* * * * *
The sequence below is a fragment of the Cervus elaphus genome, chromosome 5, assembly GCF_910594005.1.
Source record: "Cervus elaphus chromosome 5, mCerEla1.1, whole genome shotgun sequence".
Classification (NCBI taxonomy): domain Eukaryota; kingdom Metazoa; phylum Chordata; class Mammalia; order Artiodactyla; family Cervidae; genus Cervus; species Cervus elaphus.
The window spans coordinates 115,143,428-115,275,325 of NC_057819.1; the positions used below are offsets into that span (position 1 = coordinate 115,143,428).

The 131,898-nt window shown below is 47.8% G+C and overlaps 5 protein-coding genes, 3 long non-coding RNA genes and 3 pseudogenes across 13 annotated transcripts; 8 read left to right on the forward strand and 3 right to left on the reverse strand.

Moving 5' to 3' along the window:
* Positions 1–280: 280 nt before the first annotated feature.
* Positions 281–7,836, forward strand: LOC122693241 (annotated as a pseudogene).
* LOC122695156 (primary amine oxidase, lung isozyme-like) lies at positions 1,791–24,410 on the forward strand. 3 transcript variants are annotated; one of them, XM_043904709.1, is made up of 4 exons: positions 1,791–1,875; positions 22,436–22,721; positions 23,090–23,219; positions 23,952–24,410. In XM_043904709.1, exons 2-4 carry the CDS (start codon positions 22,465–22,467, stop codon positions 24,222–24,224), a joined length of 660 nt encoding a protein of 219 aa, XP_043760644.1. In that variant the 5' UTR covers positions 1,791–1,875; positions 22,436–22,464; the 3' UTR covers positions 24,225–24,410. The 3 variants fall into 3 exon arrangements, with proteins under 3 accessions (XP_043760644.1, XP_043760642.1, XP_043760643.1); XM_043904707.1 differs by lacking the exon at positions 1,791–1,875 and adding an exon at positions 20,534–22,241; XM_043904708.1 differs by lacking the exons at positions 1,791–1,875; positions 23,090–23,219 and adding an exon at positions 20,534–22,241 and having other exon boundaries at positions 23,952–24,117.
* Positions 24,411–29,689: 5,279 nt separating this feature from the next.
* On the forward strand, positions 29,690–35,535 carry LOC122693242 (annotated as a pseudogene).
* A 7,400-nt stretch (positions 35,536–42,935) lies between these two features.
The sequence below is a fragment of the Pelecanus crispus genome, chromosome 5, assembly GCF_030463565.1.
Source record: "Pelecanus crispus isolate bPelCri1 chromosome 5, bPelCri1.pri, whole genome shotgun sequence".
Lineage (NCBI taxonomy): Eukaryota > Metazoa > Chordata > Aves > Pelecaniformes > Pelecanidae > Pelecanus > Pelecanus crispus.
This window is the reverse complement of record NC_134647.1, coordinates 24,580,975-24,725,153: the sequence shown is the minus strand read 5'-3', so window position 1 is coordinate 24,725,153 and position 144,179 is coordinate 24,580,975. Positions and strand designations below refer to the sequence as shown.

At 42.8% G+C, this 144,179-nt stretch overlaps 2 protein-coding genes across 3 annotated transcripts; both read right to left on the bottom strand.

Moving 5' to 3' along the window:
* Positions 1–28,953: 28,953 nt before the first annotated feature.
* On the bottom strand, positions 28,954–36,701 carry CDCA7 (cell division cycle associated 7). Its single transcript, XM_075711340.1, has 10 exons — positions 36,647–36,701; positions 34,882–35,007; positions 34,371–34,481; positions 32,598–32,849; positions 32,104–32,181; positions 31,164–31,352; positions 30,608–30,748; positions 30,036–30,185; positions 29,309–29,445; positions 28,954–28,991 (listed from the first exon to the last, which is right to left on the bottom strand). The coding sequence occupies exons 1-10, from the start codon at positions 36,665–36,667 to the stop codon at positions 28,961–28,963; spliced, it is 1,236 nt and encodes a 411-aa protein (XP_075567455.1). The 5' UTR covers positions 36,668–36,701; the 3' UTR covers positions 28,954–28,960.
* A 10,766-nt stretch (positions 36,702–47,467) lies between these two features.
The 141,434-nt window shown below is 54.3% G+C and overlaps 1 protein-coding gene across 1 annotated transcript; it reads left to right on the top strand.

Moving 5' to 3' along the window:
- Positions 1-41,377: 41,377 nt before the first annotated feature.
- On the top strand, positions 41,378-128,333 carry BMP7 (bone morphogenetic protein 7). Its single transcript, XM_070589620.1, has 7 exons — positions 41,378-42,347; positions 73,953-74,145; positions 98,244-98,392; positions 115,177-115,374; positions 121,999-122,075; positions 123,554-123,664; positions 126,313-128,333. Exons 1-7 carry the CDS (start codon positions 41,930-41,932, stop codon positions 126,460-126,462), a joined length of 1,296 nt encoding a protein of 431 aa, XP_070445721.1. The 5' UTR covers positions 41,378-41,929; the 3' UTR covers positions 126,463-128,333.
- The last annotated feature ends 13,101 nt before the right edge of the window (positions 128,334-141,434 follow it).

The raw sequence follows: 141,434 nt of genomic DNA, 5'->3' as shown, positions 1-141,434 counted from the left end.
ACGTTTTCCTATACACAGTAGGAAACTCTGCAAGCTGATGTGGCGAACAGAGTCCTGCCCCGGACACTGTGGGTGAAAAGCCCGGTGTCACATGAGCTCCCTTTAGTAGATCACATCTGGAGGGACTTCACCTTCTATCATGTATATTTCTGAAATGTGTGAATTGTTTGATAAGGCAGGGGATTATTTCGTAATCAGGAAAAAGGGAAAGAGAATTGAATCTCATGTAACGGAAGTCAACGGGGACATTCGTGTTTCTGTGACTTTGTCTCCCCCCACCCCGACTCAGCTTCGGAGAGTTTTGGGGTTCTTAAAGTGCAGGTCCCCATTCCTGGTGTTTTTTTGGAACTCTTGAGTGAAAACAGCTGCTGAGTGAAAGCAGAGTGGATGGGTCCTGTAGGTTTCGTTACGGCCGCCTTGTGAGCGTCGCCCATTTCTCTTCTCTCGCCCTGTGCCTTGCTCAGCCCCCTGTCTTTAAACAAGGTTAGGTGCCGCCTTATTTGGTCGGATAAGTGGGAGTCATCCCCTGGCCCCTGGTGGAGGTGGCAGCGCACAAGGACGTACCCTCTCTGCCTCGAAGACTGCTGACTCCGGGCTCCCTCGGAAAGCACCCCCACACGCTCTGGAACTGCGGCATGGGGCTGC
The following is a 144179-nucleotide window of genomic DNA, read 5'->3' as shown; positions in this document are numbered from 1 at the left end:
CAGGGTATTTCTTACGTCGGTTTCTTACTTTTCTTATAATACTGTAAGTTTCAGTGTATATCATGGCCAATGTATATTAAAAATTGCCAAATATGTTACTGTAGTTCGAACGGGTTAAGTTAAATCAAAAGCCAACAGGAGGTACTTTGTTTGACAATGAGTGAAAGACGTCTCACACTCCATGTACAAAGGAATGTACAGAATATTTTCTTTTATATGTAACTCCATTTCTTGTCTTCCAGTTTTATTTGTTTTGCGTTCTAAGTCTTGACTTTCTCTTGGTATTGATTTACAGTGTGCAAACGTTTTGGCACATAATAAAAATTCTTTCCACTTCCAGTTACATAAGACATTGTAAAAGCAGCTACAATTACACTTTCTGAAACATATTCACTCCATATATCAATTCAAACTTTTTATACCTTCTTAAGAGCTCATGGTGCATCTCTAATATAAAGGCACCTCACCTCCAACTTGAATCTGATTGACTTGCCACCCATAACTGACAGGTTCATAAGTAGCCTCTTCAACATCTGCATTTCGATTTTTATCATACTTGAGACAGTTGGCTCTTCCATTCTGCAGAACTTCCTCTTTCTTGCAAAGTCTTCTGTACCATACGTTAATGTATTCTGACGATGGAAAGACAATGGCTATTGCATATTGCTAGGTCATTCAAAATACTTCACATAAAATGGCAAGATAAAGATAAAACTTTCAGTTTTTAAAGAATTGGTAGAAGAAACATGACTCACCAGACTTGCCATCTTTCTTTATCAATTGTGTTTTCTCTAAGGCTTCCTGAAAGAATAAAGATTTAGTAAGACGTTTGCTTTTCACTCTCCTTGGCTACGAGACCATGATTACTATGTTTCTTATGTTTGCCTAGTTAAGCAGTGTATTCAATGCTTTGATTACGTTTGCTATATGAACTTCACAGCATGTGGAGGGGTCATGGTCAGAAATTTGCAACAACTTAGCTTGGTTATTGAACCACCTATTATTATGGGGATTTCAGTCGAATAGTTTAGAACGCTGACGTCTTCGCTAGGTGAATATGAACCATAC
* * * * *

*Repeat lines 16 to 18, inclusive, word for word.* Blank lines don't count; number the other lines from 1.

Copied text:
This window is the reverse complement of record NC_134647.1, coordinates 24,580,975-24,725,153: the sequence shown is the minus strand read 5'-3', so window position 1 is coordinate 24,725,153 and position 144,179 is coordinate 24,580,975. Positions and strand designations below refer to the sequence as shown.

At 42.8% G+C, this 144,179-nt stretch overlaps 2 protein-coding genes across 3 annotated transcripts; both read right to left on the bottom strand.

Moving 5' to 3' along the window: